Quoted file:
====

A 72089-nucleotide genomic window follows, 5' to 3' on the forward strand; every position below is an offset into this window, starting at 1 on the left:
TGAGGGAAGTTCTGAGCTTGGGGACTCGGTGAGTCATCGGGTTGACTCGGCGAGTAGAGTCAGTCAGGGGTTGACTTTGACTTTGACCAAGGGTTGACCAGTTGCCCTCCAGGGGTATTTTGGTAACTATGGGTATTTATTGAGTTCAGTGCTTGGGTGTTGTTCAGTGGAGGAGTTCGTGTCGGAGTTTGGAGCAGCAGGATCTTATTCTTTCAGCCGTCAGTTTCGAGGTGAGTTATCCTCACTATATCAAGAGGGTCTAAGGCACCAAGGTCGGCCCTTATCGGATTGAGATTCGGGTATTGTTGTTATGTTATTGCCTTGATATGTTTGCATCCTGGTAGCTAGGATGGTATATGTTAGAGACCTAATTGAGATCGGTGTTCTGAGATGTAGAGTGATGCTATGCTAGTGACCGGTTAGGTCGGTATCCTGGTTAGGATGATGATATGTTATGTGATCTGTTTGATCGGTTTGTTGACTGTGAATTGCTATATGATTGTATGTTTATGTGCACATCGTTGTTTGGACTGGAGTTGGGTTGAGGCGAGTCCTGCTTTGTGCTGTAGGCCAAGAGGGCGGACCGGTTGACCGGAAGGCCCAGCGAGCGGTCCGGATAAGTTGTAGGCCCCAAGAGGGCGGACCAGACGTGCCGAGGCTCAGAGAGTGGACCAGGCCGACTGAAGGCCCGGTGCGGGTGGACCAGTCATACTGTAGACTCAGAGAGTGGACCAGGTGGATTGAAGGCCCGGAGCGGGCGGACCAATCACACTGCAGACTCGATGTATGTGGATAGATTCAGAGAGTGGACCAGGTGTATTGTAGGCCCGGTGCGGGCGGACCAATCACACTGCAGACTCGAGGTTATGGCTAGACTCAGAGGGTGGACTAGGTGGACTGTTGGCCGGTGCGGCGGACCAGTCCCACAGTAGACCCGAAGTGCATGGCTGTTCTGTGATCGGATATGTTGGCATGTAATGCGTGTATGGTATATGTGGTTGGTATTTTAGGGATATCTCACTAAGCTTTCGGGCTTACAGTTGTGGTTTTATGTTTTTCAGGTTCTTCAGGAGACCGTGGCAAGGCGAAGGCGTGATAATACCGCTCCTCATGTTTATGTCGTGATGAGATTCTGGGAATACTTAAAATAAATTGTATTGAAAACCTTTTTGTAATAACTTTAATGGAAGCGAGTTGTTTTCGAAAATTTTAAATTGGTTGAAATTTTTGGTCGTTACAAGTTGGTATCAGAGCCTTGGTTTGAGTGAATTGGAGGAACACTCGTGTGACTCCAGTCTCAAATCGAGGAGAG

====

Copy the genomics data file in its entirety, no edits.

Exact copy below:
A 72089-nucleotide genomic window follows, 5' to 3' on the forward strand; every position below is an offset into this window, starting at 1 on the left:
TGAGGGAAGTTCTGAGCTTGGGGACTCGGTGAGTCATCGGGTTGACTCGGCGAGTAGAGTCAGTCAGGGGTTGACTTTGACTTTGACCAAGGGTTGACCAGTTGCCCTCCAGGGGTATTTTGGTAACTATGGGTATTTATTGAGTTCAGTGCTTGGGTGTTGTTCAGTGGAGGAGTTCGTGTCGGAGTTTGGAGCAGCAGGATCTTATTCTTTCAGCCGTCAGTTTCGAGGTGAGTTATCCTCACTATATCAAGAGGGTCTAAGGCACCAAGGTCGGCCCTTATCGGATTGAGATTCGGGTATTGTTGTTATGTTATTGCCTTGATATGTTTGCATCCTGGTAGCTAGGATGGTATATGTTAGAGACCTAATTGAGATCGGTGTTCTGAGATGTAGAGTGATGCTATGCTAGTGACCGGTTAGGTCGGTATCCTGGTTAGGATGATGATATGTTATGTGATCTGTTTGATCGGTTTGTTGACTGTGAATTGCTATATGATTGTATGTTTATGTGCACATCGTTGTTTGGACTGGAGTTGGGTTGAGGCGAGTCCTGCTTTGTGCTGTAGGCCAAGAGGGCGGACCGGTTGACCGGAAGGCCCAGCGAGCGGTCCGGATAAGTTGTAGGCCCCAAGAGGGCGGACCAGACGTGCCGAGGCTCAGAGAGTGGACCAGGCCGACTGAAGGCCCGGTGCGGGTGGACCAGTCATACTGTAGACTCAGAGAGTGGACCAGGTGGATTGAAGGCCCGGAGCGGGCGGACCAATCACACTGCAGACTCGATGTATGTGGATAGATTCAGAGAGTGGACCAGGTGTATTGTAGGCCCGGTGCGGGCGGACCAATCACACTGCAGACTCGAGGTTATGGCTAGACTCAGAGGGTGGACTAGGTGGACTGTTGGCCGGTGCGGCGGACCAGTCCCACAGTAGACCCGAAGTGCATGGCTGTTCTGTGATCGGATATGTTGGCATGTAATGCGTGTATGGTATATGTGGTTGGTATTTTAGGGATATCTCACTAAGCTTTCGGGCTTACAGTTGTGGTTTTATGTTTTTCAGGTTCTTCAGGAGACCGTGGCAAGGCGAAGGCGTGATAATACCGCTCCTCATGTTTATGTCGTGATGAGATTCTGGGAATACTTAAAATAAATTGTATTGAAAACCTTTTTGTAATAACTTTAATGGAAGCGAGTTGTTTTCGAAAATTTTAAATTGGTTGAAATTTTTGGTCGTTACAAGTTGGTATCAGAGCCTTGGTTTGAGTGAATTGGAGGAACACTCGTGTGACTCCAGTCTCAAATCGAGGAGAG